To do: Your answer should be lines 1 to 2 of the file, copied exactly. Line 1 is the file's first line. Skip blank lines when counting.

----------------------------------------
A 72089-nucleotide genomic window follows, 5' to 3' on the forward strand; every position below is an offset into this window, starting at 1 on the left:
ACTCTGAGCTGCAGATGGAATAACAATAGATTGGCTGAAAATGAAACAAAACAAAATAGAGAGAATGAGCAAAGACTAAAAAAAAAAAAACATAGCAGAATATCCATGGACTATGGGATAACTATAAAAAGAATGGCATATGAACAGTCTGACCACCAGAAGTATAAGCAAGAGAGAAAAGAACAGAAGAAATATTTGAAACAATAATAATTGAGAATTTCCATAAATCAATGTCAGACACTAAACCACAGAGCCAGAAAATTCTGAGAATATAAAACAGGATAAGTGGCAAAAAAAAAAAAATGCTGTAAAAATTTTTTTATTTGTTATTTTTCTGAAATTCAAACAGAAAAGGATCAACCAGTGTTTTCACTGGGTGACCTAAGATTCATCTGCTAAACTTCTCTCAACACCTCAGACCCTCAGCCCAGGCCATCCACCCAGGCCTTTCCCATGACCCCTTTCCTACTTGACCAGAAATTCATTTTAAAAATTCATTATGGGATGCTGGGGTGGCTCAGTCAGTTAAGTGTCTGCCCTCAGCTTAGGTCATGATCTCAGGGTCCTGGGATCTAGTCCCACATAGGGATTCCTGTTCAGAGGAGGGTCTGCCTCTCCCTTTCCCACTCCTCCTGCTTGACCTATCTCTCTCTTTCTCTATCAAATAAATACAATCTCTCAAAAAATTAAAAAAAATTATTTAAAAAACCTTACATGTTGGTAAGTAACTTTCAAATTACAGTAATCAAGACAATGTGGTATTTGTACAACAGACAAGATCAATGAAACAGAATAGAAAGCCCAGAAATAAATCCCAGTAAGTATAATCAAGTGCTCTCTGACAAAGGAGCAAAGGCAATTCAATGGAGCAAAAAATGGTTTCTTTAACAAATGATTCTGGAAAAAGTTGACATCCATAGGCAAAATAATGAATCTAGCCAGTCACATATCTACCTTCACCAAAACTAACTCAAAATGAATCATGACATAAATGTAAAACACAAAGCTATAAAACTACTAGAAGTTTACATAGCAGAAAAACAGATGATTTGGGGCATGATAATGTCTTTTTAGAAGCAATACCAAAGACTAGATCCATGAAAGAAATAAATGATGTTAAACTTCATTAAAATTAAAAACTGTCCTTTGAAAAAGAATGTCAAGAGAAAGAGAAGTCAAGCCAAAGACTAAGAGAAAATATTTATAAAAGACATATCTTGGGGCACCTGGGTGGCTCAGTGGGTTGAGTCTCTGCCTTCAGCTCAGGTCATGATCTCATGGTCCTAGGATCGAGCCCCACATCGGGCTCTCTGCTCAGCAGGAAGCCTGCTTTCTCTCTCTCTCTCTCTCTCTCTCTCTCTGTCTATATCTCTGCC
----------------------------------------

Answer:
A 72089-nucleotide genomic window follows, 5' to 3' on the forward strand; every position below is an offset into this window, starting at 1 on the left:
ACTCTGAGCTGCAGATGGAATAACAATAGATTGGCTGAAAATGAAACAAAACAAAATAGAGAGAATGAGCAAAGACTAAAAAAAAAAAAACATAGCAGAATATCCATGGACTATGGGATAACTATAAAAAGAATGGCATATGAACAGTCTGACCACCAGAAGTATAAGCAAGAGAGAAAAGAACAGAAGAAATATTTGAAACAATAATAATTGAGAATTTCCATAAATCAATGTCAGACACTAAACCACAGAGCCAGAAAATTCTGAGAATATAAAACAGGATAAGTGGCAAAAAAAAAAAAATGCTGTAAAAATTTTTTTATTTGTTATTTTTCTGAAATTCAAACAGAAAAGGATCAACCAGTGTTTTCACTGGGTGACCTAAGATTCATCTGCTAAACTTCTCTCAACACCTCAGACCCTCAGCCCAGGCCATCCACCCAGGCCTTTCCCATGACCCCTTTCCTACTTGACCAGAAATTCATTTTAAAAATTCATTATGGGATGCTGGGGTGGCTCAGTCAGTTAAGTGTCTGCCCTCAGCTTAGGTCATGATCTCAGGGTCCTGGGATCTAGTCCCACATAGGGATTCCTGTTCAGAGGAGGGTCTGCCTCTCCCTTTCCCACTCCTCCTGCTTGACCTATCTCTCTCTTTCTCTATCAAATAAATACAATCTCTCAAAAAATTAAAAAAAATTATTTAAAAAACCTTACATGTTGGTAAGTAACTTTCAAATTACAGTAATCAAGACAATGTGGTATTTGTACAACAGACAAGATCAATGAAACAGAATAGAAAGCCCAGAAATAAATCCCAGTAAGTATAATCAAGTGCTCTCTGACAAAGGAGCAAAGGCAATTCAATGGAGCAAAAAATGGTTTCTTTAACAAATGATTCTGGAAAAAGTTGACATCCATAGGCAAAATAATGAATCTAGCCAGTCACATATCTACCTTCACCAAAACTAACTCAAAATGAATCATGACATAAATGTAAAACACAAAGCTATAAAACTACTAGAAGTTTACATAGCAGAAAAACAGATGATTTGGGGCATGATAATGTCTTTTTAGAAGCAATACCAAAGACTAGATCCATGAAAGAAATAAATGATGTTAAACTTCATTAAAATTAAAAACTGTCCTTTGAAAAAGAATGTCAAGAGAAAGAGAAGTCAAGCCAAAGACTAAGAGAAAATATTTATAAAAGACATATCTTGGGGCACCTGGGTGGCTCAGTGGGTTGAGTCTCTGCCTTCAGCTCAGGTCATGATCTCATGGTCCTAGGATCGAGCCCCACATCGGGCTCTCTGCTCAGCAGGAAGCCTGCTTTCTCTCTCTCTCTCTCTCTCTCTCTCTCTGTCTATATCTCTGCC